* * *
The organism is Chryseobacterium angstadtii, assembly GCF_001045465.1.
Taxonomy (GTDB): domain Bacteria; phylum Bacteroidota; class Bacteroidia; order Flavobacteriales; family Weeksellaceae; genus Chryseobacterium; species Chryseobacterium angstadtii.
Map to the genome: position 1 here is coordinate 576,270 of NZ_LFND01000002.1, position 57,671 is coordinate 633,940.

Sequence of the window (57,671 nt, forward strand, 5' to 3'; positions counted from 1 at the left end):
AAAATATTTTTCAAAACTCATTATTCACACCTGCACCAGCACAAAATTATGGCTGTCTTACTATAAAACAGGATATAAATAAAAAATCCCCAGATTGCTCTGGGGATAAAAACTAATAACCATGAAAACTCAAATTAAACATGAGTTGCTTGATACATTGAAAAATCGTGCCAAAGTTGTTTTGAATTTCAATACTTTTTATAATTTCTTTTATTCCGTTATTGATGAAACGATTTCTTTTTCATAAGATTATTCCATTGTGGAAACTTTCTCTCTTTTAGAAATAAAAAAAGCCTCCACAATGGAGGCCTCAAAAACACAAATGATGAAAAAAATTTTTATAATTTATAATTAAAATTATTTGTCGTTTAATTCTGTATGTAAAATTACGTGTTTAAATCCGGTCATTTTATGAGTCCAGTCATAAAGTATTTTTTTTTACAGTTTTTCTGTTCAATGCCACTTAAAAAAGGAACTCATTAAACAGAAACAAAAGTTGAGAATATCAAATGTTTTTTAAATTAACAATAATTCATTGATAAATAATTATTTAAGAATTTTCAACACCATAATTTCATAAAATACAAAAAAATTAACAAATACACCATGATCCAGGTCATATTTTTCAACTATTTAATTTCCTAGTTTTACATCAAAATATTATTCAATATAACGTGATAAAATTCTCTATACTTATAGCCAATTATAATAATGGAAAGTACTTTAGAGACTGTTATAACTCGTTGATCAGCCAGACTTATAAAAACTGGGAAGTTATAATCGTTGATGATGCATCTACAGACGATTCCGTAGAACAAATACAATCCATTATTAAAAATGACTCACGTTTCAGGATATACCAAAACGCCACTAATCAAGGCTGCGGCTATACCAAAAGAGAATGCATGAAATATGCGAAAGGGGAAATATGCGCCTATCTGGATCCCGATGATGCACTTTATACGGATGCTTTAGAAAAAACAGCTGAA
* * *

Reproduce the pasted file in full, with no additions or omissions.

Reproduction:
The organism is Chryseobacterium angstadtii, assembly GCF_001045465.1.
Taxonomy (GTDB): domain Bacteria; phylum Bacteroidota; class Bacteroidia; order Flavobacteriales; family Weeksellaceae; genus Chryseobacterium; species Chryseobacterium angstadtii.
Map to the genome: position 1 here is coordinate 576,270 of NZ_LFND01000002.1, position 57,671 is coordinate 633,940.

Sequence of the window (57,671 nt, forward strand, 5' to 3'; positions counted from 1 at the left end):
AAAATATTTTTCAAAACTCATTATTCACACCTGCACCAGCACAAAATTATGGCTGTCTTACTATAAAACAGGATATAAATAAAAAATCCCCAGATTGCTCTGGGGATAAAAACTAATAACCATGAAAACTCAAATTAAACATGAGTTGCTTGATACATTGAAAAATCGTGCCAAAGTTGTTTTGAATTTCAATACTTTTTATAATTTCTTTTATTCCGTTATTGATGAAACGATTTCTTTTTCATAAGATTATTCCATTGTGGAAACTTTCTCTCTTTTAGAAATAAAAAAAGCCTCCACAATGGAGGCCTCAAAAACACAAATGATGAAAAAAATTTTTATAATTTATAATTAAAATTATTTGTCGTTTAATTCTGTATGTAAAATTACGTGTTTAAATCCGGTCATTTTATGAGTCCAGTCATAAAGTATTTTTTTTTACAGTTTTTCTGTTCAATGCCACTTAAAAAAGGAACTCATTAAACAGAAACAAAAGTTGAGAATATCAAATGTTTTTTAAATTAACAATAATTCATTGATAAATAATTATTTAAGAATTTTCAACACCATAATTTCATAAAATACAAAAAAATTAACAAATACACCATGATCCAGGTCATATTTTTCAACTATTTAATTTCCTAGTTTTACATCAAAATATTATTCAATATAACGTGATAAAATTCTCTATACTTATAGCCAATTATAATAATGGAAAGTACTTTAGAGACTGTTATAACTCGTTGATCAGCCAGACTTATAAAAACTGGGAAGTTATAATCGTTGATGATGCATCTACAGACGATTCCGTAGAACAAATACAATCCATTATTAAAAATGACTCACGTTTCAGGATATACCAAAACGCCACTAATCAAGGCTGCGGCTATACCAAAAGAGAATGCATGAAATATGCGAAAGGGGAAATATGCGCCTATCTGGATCCCGATGATGCACTTTATACGGATGCTTTAGAAAAAACAGCTGAA